Mr. Show With Bob & David

Title: Mr. Show: The Complete First and Second Seasons
Rating: Not Rated
Release Date: June 4, 2002
Running Time: approximately 288 minutes
Ten-second Rundown: Bob Odenkirk and David Cross created some of the funniest television in the nineties, writing to their own skewed vision.

  • Bob & David Trading Card
  • Audio commentary by Bob & David and a variety of cast and crew, some real, some not
  • HBO Commercials For Mr. Show
  • Fuzz: The Musical
  • Bonus episode: The Best of Mr. Show
  • Bios of Bob & David
  • "Before It Was a TV Show…" rare footage of their first stage appearance

    Choice Scene:The casts performs a traveling salesman joke as a full-blown musical, guest-starring Jack Black.

    Tech Specs: Full screen, Close-captioned

    Individually, you've seen members of the Mr. Show ensemble quietly subverting otherwise normal entertainment. Though they never quite reach a punch-in-the-nose impact on their own, David Cross and Bob Odenkirk always make their presence felt. When together, supported by friends like Brian Posehn, Tom Kenney and his wife Jill Talley, Cross and Odenkirk make you laugh at things you can't believe you're finding funny. And you still want more.

    Creating a sketch show as consistently brilliant as Mr. Show takes time and energy, and after four short HBO seasons, the group called it quits. Never a ratings blockbuster, HBO let it go without much of a fight. As is too often the case, a truly great show just didn't get much respect. Last summer at the San Diego Comic-Con, some of the cast gathered to hype up their imminent film, Run, Ronnie, Run (still not released). While there, they lamented how HBO had no idea that they had fans who wanted the series for their very own.

    Clearly, somebody raised the right clamor in the right place.

    Last month, HBO released the first two seasons of Mr. Show with Bob and David in a two-disc set with all the respect it deserves. If there's a failed moment in those two seasons, I haven't found it yet. Even when it's not funny, you know it's all in the service of building to a huge punchline, all of it performed with a strange earnestness that both mocks and respects everything that came before in sketch comedy.

    Unlike shows like Saturday Night Live and Mad TV, Mr. Show doesn't depend on specific cultural references. In fact, when Kenney makes a topical joke in a sketch, it's jarring. Odenkirk even notes this in one of his commentaries. Because of it, the sketches remain as fresh in 2002 as they were in 1995, pointing out painful truths that just get funnier.

    Ten episodes in all are on the discs, each one biting and sprinkled with cameos from a lot of counter-culture comedians like Janeane Garafalo and a pre-Tenacious D Jack Black. Having toiled in the trenches of L.A. and New York for a lot of years (both Cross and Odenkirk wrote for SNL at different times), the masters of the show had a keen eye for talent over the ability to generate a catchphrase.

    Various cast and crewmembers contribute commentary to each episode, necessitating watching each one twice. The first time around you get to laugh at the finished product. However, in the commentary track the cast isn't so interested in providing insight as completely ripping themselves to shreds. Cross and Odenkirk introduce completely fabricated behind-the-scenes personnel, improvising new characters on the fly. Most of these faux participants find the whole experience rather unpleasant. It's like having a whole other episode overlaid onto the original.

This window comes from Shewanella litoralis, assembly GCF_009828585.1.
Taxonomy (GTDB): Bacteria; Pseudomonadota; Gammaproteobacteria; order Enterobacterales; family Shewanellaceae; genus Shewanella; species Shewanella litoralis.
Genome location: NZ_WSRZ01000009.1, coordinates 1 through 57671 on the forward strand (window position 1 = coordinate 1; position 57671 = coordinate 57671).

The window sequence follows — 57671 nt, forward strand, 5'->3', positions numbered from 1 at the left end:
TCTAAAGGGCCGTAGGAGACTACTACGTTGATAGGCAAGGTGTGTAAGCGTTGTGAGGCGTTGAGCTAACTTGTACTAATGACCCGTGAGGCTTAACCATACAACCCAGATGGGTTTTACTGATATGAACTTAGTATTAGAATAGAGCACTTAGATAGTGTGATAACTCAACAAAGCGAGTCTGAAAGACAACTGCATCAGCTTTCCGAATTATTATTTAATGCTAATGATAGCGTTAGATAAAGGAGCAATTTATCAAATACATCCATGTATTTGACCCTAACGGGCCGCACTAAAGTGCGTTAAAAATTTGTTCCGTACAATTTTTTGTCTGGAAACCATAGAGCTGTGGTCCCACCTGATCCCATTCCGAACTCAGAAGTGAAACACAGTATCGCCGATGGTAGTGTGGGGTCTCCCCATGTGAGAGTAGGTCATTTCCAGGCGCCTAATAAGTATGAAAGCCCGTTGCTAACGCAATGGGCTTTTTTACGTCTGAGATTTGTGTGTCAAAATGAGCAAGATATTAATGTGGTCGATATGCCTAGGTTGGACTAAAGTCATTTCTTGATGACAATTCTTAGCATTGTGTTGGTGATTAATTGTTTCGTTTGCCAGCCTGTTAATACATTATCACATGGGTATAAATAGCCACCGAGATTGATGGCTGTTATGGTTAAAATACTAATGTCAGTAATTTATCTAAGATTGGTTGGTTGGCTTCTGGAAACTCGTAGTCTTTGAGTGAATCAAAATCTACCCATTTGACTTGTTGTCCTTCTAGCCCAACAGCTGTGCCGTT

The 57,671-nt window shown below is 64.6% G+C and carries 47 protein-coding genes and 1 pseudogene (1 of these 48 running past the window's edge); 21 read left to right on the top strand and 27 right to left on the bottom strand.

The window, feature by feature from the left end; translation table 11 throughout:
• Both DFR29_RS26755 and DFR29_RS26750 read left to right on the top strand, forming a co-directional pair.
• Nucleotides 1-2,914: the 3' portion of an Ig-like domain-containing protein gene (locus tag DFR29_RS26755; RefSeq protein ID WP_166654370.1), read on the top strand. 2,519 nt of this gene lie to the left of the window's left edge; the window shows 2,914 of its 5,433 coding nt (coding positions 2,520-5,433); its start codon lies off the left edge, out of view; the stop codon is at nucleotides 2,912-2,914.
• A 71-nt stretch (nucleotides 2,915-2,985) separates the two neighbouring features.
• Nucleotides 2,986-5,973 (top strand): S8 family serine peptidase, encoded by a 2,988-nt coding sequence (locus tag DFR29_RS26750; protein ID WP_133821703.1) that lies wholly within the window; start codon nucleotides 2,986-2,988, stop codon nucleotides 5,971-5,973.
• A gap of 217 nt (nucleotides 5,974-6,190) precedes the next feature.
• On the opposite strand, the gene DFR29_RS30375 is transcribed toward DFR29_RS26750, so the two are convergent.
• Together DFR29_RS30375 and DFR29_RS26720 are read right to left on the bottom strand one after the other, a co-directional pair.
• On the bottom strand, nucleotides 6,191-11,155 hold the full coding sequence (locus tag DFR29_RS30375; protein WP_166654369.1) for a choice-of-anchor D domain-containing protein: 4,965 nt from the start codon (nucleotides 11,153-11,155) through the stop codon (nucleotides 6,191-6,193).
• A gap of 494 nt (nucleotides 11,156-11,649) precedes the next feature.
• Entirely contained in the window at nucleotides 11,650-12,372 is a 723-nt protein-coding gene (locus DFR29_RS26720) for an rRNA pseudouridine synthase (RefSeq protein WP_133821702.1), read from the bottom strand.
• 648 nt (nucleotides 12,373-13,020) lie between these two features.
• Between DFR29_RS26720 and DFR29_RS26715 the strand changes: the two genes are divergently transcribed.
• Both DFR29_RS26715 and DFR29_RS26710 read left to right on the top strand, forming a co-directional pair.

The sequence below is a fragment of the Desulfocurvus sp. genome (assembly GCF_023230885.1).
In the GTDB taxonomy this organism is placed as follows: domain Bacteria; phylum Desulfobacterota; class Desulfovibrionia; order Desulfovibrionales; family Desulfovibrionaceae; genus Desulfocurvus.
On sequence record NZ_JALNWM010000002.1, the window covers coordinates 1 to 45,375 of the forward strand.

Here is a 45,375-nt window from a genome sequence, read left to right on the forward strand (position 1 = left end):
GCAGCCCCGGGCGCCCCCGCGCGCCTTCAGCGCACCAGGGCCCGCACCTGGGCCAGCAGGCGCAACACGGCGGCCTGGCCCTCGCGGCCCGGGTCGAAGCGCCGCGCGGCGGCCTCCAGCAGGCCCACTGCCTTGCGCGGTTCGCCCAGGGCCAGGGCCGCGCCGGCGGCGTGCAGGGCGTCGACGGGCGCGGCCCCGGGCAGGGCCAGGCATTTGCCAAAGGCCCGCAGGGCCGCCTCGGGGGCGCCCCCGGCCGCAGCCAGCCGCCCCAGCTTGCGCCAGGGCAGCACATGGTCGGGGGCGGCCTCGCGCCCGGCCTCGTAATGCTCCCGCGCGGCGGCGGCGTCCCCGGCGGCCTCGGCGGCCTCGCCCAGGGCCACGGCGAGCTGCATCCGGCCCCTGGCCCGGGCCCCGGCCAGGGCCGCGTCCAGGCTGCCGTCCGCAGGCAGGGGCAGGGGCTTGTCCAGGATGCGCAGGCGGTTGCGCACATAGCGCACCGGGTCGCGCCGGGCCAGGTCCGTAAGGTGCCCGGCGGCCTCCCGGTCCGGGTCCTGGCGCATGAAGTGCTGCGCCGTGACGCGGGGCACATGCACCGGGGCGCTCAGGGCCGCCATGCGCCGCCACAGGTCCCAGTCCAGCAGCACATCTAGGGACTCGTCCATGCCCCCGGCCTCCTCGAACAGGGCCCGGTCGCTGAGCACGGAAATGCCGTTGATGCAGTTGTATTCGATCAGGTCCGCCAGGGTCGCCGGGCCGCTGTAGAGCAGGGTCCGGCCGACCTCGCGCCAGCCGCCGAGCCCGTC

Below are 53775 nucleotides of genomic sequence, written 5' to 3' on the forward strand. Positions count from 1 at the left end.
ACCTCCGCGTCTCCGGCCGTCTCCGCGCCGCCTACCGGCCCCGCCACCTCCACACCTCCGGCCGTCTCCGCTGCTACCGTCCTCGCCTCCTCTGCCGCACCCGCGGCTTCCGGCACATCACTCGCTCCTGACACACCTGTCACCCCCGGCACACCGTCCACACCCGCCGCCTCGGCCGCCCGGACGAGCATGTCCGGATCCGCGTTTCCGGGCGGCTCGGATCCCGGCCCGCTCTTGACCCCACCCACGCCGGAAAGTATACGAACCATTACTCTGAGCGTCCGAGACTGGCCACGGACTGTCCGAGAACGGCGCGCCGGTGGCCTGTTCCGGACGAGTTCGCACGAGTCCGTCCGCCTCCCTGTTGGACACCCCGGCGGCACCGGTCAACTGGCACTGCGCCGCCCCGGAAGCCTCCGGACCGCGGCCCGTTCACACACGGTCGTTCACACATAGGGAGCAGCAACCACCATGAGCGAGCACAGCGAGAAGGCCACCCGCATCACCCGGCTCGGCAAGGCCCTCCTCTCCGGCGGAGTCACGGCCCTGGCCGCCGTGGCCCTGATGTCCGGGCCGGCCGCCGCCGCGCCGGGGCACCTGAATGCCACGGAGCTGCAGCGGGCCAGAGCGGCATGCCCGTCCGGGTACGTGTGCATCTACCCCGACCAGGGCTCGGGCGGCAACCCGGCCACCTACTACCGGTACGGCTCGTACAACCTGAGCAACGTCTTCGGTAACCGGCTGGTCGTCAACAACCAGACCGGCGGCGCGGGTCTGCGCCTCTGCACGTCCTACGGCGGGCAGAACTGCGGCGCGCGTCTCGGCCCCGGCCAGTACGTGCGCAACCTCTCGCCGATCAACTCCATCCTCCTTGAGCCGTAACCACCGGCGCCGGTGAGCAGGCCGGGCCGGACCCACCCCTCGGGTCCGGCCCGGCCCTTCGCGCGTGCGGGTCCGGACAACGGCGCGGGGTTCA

Packed onto the first disc are some extras that make up for the brevity of the first season. Here you can find brief bios on Odenkirk and Cross, though neither are very truthful. Another section offers every promo ever done for the show; play them all because they're worth it, especially a lengthy "HBO Behind-The-Scenes" parody. Also included here is a compilation of episodes, The Best of Mr. Show that HBO Comedy broadcasts pretty frequently. It will give you a taste of later episodes, and true to its name, does include some of their best pieces. (Both NASA's quest to blow up the moon and the lie detector test sketches are here; if you don't know what I'm talking about, you really need to watch this.)

    The crown jewel of the Mr. Show output is here, too: Fuzz: The Musical. Beginning as a parody of COPS, it quickly turns into a documentary on the documentarian Terry Twillstein (Odenkirk), a British cameraman who gets the idea of melding the reality series FUZZ with the brilliance of Broadway musical theater. Focusing on the most arrested man in the history of the show, Ronnie Dobbs (Cross), Twillstein feeds into a cycle of domestic violence that is just damned hilarious. And Cross may look like slightly gnomish, but he has the voice of an angel.

    Why include this now if it HBO plans another DVD release? Because Ronnie Dobbs is the central character of the first Mr. Show film, the aforementioned Run, Ronnie, Run. With the film currently stuck on New Line's shelf, it's clear that putting this classic snippet of Terry and Ronnie should garner the characters some attention and hopefully get the movie studio in gear.

    By all means, get this collection. It's the funniest thing you'll see all summer.

    Buy Mr. Show - The Complete First and Second Seasons from Amazon

    For more information on Mr. Show, Bob and David, Run, Ronnie, Run, or their upcoming tour, click here.

    Derek McCaw


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